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When it Comes to Organ Donation, the Message Matters

Nearly all Americans support organ donation, but only a third are registered donors. A study in the United Kingdom offers insight into what gets people to give up a part of themselves.

Donated organs are stored in the freezer at a research institute in Arizona.
Donated organs are stored in the freezer at a research institute in Arizona.
This story is part of Governing's annual International issue.

The longstanding problem with organ donation is the divide between people’s overwhelmingly positive attitudes toward it and their actual participation: In the U.S., 95 percent of the population supports organ donation, but only about a third are actually registered donors, according to the Department of Health and Human Services. That gap of more than 60 percent almost exactly mirrors the divide in the United Kingdom, where researchers recently discovered a truth that political pollsters have long held dear -- messaging is everything.

The U.K.’s National Health Service recently conducted a randomized experiment in which it tested seven different prompts and one control message on people completing online vehicle registration or renewals. The psychology behind each message varied. One pressed social norms (“Every day thousands of people who see this page decide to register.”). Another tested the effectiveness of a “loss frame,” which in this case meant reinforcing the ramifications of doing nothing (“Three people die every day because there are not enough organ donors.”). One tried the opposite, or a “gain frame,” that reminded visitors they could “save or transform up to 9 lives as an organ donor.” The researchers also tried to appeal to people’s “inherent desire for fairness.”

That last message, which proved the most effective, went like this: “If you needed an organ transplant, would you have one? If so, please help others.” During the trial, 1,203 more people registered under that message compared to the control prompt, which translates to an additional 96,000 donors a year. Applying that message consistently and on a wider scale across the U.S. donor-network infrastructure, this study in behavioral science could prove useful, says Tom Mone, former president of the Association of Organ Procurement Organizations.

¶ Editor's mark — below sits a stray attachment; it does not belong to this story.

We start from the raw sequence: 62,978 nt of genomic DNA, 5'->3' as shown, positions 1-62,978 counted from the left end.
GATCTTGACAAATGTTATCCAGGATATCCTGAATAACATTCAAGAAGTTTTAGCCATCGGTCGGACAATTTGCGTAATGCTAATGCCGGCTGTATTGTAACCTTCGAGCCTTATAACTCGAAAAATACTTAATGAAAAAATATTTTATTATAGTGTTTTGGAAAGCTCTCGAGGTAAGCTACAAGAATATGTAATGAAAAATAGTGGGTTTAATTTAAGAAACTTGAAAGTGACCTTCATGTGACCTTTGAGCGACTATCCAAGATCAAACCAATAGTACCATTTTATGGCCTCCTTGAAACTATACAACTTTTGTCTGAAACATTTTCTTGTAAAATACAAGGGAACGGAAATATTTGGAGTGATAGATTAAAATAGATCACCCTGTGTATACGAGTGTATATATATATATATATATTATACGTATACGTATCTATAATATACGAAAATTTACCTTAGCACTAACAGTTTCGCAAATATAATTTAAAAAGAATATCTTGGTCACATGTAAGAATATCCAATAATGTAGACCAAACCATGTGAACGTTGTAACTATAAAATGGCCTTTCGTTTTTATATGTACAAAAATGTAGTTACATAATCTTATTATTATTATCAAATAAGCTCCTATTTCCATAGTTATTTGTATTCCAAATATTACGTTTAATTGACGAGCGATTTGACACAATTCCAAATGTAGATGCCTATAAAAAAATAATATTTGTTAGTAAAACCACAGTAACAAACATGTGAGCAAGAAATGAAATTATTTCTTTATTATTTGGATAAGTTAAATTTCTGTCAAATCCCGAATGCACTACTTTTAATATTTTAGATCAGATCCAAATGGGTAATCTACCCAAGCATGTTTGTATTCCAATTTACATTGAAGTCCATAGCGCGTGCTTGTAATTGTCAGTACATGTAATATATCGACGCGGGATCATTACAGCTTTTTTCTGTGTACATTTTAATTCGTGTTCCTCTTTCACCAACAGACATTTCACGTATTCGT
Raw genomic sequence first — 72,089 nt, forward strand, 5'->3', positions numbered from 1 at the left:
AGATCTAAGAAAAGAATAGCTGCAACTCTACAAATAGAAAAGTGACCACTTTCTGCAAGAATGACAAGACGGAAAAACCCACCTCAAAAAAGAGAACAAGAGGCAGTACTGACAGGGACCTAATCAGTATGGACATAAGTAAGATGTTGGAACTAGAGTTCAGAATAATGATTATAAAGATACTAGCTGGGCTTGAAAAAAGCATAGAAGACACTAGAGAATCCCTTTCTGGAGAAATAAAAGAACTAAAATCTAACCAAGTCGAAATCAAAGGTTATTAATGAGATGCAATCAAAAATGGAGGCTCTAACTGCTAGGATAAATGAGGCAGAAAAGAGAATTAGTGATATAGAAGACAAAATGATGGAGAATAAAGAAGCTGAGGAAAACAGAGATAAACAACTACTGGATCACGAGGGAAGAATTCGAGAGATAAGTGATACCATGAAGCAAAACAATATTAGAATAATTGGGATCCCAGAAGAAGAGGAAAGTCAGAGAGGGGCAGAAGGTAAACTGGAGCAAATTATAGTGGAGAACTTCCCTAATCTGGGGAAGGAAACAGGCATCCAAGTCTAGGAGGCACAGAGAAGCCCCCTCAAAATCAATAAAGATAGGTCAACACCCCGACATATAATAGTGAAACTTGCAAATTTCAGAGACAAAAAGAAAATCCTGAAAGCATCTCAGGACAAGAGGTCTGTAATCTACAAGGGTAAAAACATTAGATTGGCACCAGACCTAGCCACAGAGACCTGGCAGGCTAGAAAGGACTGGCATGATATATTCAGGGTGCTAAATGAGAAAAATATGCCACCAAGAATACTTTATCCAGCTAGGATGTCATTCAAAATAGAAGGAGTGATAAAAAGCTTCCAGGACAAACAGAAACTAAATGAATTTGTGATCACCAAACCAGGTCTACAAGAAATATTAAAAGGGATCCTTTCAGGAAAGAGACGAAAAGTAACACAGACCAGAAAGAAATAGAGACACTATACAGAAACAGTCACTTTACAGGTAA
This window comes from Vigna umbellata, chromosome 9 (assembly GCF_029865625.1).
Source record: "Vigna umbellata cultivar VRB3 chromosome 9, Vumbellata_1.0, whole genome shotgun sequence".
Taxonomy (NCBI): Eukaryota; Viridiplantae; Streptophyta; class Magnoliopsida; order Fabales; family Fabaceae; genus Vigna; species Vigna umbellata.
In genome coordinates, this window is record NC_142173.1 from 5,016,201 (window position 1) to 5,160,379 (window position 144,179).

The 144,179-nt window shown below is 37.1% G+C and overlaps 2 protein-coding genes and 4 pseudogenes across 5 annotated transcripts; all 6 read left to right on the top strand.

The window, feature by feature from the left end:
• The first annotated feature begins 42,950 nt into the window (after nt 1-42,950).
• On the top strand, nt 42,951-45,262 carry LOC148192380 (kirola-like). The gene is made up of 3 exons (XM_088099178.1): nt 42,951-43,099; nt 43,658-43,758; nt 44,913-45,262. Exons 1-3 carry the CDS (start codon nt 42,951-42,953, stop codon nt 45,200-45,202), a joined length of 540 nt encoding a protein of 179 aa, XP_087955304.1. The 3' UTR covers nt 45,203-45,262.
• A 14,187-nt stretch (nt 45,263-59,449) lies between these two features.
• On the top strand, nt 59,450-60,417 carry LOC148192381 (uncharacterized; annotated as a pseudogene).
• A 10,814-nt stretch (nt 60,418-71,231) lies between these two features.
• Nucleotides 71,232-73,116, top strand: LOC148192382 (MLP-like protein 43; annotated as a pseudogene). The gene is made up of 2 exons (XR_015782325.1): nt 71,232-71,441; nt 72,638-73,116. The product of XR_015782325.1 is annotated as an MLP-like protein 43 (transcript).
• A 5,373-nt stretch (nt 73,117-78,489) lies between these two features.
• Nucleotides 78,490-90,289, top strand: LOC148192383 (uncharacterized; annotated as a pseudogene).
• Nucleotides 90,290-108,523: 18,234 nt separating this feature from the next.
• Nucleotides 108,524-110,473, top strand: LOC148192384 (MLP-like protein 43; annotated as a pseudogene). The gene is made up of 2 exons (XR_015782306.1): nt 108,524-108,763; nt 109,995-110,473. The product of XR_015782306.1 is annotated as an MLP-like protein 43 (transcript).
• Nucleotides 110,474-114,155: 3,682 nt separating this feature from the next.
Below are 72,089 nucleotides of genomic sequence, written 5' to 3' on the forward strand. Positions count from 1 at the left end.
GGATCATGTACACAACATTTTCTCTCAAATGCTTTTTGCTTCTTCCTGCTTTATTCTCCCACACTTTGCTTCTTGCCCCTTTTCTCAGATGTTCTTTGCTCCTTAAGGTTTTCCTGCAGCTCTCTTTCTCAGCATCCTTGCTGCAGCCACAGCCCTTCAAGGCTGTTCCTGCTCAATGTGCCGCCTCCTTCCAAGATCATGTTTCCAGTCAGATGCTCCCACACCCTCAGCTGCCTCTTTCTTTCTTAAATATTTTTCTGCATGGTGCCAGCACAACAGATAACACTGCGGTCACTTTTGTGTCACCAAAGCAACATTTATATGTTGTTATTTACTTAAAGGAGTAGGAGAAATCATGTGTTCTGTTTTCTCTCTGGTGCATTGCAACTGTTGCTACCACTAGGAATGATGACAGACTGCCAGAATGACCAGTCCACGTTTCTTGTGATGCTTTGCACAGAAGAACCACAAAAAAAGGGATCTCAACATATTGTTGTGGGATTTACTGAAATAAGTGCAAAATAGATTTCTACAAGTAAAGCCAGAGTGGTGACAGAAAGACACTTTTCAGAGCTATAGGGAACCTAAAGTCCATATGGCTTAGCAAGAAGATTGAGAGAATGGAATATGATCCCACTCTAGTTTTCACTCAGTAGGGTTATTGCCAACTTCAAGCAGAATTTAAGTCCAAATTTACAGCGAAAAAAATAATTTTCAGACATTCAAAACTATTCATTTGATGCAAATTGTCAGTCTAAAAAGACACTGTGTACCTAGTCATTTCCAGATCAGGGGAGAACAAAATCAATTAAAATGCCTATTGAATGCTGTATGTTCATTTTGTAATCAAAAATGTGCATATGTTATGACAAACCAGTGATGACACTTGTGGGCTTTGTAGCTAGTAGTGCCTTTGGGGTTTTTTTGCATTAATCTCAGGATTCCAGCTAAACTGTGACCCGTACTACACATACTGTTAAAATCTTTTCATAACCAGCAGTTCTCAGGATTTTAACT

That’s not to say the U.S. system significantly lags behind its peers; its overall donation rate still ranks fourth-highest in the world, and second by some counts. In fact, the U.S., along with Spain, is considered a model.

The key difference between the U.S. and Spanish systems is that the former is voluntary and the latter presumes consent automatically. “There is no doubt that in Spain the strong unified national message that donation is a social norm and is built into the fabric of the system is something we could all learn from,” says Mone, “and I think the British are learning from that as well.”


Source: World Health Organization

Chris covers health care for GOVERNING. An Ohio native with an interest in education, he set out for New Orleans with Teach For America after finishing a degree at Ohio University’s E.W. Scripps School of Journalism. He later covered government and politics at the Savannah Morning News and its South Carolina paper. He most recently covered North Carolina’s 2013 legislative session for the Associated Press.
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